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"It's about the story, not the expensive photo equipment"

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Storyflow – content creators Melanie Stocker and Florian Schindler turned their passion into their job, telling exciting stories with photos and films. And they also ask us to write and create our own stories. 

How did they actually come up with the crazy idea of becoming self-employed as a photographer or film maker? Both story-tellers were inspired by a trip to the Caribbean. They got to know a photography couple who specialize in honeymoon trips and carried out their work in the most beautiful locations in the world. Both of them immediately knew that working like that would be a dream. 

A boot camp can't hurt

The first few jobs abroad were very intensive, non-stop filming and taking photographs, from early till late without any breaks. In most cases, the customers came up with the ideas. Both bloggers had to follow clear specifications. "But it was good training, a bootcamp, for everything that was to come later", says Florian. Travel also brought inspiration. The two of them had the best ideas when they were on the move and hit upon a productive flow. 2017 was a whole year of being on the road and producing more than 100 of their own Youtube videos. 

We want to inspire people to do the same as us, to dare to take the step and go further.

Melanie & Florian from Storyflow

How stories arise at Storyflow 

"We're looking for authenticity and reality when we take a portrait of someone", say the young natives of Aargau. They want the protagonists to be themselves on set. They approach their stories using a reporting style and work with what is available on site. They often gain inspiration from daily life for their work, looking at exactly what occupies, drives or moves people. 

Becoming a freelance photographer or film-maker: five tips for a successful start

Tip 1: Start small, build up slowly

It's hard becoming freelance from one day to the next. Often creative types initially stay employed on a part-time basis while they build up their business and network at the same time. It's important that revenue from freelance work grows gradually. 

Tip 2: Talent is not expensive

You can also take good photos with an inexpensive camera. It's also rather careless to take on too much debt with expensive equipment when you become freelance. You can hire most equipment, even by the hour. That way you can keep your costs in check. 

Tip 3: Stay focused

If you were an optician, you wouldn't treat broken legs as well. The same applies to other sectors: Anyone offering the entire spectrum of photography from fashion, architecture to food appears unprofessional and disorganized. Your offer should therefore be clearly defined.

Tip 4: A strong network

Of course, it's important to present yourself with your work on social media, but it's equally important to have a real network of personal contacts. What is the point of 20,000 followers who only look at pictures? Freelancers receive a great deal of commissioned work through personal recommendations and encounters.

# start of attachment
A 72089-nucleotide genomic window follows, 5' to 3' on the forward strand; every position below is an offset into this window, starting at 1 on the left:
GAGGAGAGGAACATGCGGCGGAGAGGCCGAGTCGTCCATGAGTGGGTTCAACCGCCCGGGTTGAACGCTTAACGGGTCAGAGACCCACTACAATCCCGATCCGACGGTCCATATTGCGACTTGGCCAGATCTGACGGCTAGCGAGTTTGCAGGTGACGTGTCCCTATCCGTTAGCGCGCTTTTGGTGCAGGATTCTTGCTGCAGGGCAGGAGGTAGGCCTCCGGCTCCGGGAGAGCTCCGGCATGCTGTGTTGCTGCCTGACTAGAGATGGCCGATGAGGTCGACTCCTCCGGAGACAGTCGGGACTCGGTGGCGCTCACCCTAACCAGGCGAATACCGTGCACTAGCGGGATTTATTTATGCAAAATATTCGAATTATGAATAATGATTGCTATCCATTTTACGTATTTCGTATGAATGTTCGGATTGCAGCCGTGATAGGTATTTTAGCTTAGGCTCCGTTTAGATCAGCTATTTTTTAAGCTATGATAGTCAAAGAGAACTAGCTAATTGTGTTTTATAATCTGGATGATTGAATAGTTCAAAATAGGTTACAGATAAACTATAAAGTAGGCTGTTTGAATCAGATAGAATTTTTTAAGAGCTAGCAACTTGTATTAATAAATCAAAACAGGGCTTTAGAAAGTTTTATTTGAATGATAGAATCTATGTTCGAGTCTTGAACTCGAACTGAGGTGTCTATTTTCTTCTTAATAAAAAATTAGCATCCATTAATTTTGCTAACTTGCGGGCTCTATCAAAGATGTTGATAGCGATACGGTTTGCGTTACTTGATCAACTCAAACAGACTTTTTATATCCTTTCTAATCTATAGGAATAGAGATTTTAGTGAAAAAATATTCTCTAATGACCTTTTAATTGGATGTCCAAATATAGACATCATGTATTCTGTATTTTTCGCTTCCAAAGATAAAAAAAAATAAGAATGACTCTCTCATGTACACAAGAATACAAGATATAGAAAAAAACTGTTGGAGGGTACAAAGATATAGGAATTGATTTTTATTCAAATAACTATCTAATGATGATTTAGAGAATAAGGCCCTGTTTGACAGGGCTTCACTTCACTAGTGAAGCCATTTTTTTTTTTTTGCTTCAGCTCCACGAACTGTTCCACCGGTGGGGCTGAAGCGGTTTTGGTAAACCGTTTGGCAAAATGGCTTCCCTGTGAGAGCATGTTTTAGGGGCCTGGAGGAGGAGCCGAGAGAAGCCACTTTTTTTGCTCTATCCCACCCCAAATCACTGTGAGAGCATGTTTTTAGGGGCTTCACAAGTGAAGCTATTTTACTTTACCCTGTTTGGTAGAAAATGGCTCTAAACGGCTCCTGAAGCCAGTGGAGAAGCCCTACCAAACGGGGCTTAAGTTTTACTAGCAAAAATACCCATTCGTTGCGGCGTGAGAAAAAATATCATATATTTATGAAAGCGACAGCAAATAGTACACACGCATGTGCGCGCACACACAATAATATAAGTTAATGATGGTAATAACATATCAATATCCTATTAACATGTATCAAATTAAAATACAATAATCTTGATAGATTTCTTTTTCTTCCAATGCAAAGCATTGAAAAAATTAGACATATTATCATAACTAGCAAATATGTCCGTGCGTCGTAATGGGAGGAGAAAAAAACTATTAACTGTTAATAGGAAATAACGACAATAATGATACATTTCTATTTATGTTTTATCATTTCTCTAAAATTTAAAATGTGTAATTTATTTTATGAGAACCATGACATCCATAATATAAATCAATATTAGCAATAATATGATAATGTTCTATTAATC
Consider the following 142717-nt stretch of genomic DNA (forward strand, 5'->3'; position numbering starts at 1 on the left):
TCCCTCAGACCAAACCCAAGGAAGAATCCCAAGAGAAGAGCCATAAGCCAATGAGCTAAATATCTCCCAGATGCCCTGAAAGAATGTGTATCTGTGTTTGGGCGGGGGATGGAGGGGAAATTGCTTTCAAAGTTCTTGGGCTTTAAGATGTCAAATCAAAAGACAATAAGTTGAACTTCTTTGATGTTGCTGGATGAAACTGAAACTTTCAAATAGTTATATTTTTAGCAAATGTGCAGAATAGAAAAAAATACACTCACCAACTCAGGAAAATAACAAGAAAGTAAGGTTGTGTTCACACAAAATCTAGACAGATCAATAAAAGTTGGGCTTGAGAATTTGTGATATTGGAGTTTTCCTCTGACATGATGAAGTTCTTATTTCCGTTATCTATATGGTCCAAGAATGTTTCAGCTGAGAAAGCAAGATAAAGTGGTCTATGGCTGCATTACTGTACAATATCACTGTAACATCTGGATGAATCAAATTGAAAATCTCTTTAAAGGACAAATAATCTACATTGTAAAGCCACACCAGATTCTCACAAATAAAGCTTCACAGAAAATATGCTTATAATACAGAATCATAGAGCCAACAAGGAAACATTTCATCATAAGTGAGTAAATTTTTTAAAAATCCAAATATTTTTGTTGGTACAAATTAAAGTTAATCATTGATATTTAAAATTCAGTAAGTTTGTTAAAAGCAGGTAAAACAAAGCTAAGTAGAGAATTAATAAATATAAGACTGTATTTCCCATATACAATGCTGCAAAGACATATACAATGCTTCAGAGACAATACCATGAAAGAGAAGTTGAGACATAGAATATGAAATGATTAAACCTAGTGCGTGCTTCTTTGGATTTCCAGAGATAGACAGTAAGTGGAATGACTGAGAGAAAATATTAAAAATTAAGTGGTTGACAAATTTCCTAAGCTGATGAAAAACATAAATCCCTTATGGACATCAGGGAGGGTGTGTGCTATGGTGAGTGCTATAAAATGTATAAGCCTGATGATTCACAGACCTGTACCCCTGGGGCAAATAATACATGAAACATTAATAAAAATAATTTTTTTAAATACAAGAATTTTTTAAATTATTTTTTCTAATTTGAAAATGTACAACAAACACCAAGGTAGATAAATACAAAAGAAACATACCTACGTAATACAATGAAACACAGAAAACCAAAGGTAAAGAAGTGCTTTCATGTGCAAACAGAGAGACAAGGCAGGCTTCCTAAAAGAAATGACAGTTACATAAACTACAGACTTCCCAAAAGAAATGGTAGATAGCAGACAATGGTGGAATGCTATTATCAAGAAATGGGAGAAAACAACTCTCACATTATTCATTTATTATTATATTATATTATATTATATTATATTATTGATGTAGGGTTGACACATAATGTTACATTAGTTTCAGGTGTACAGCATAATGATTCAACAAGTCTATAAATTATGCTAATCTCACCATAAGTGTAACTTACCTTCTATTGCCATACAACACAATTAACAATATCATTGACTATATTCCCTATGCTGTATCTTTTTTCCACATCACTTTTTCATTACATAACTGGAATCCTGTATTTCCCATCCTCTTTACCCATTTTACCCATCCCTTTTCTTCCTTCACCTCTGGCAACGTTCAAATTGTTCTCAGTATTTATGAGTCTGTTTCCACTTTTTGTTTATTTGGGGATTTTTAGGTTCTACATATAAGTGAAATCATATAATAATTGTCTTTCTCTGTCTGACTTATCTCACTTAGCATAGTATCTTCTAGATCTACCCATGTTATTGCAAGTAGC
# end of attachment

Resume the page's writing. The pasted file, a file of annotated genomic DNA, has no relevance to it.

Tip 5: An independent profile

Uniform and professional branding is important for people in a creative profession, but your profile should be authentic. Ultimately it should reflect the person, their work and their style. The profile of an architectural photographer would differ from that of a school photographer.

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Take exciting pictures with a drone - input from the professionals

Melanie and Florian, what tips would you give drone newcomers?

Don't immediately fly in sport mode; find a large open space to try out your flying device. We started at a sports ground and slowly felt our way through the difficult maneuvers. You should be familiar with and follow the flight regulations. Flying with a drone can be dangerous.

Where can these regulations be found?

There are online workshops and courses. The Federal Office for Civil Aviation (FOCA) has also issued regulations that people should read before flying a drone. 

How can the best pictures be taken with a drone?

It's important to think about the composition before the flight. You may find special angles when flying and taking photos. Anyone can take panorama shots. Looking for the challenge, experimenting and trying out something new helps drone pilots progress.

You can not only take air shots with a drone, but also tell a story: You can involve protagonists who perform the action. Really exciting shots are often created near ground level. Anyone darting out from behind an object or hovering between trees can produce surprising images, but you must be able to control the device very well during such routines. 

A rule of thumb for future "flying eyes"? 

The same applies to a drone as it does to a camera: The more often you use it, the better the result. Therefore go out, practice and have fun! 

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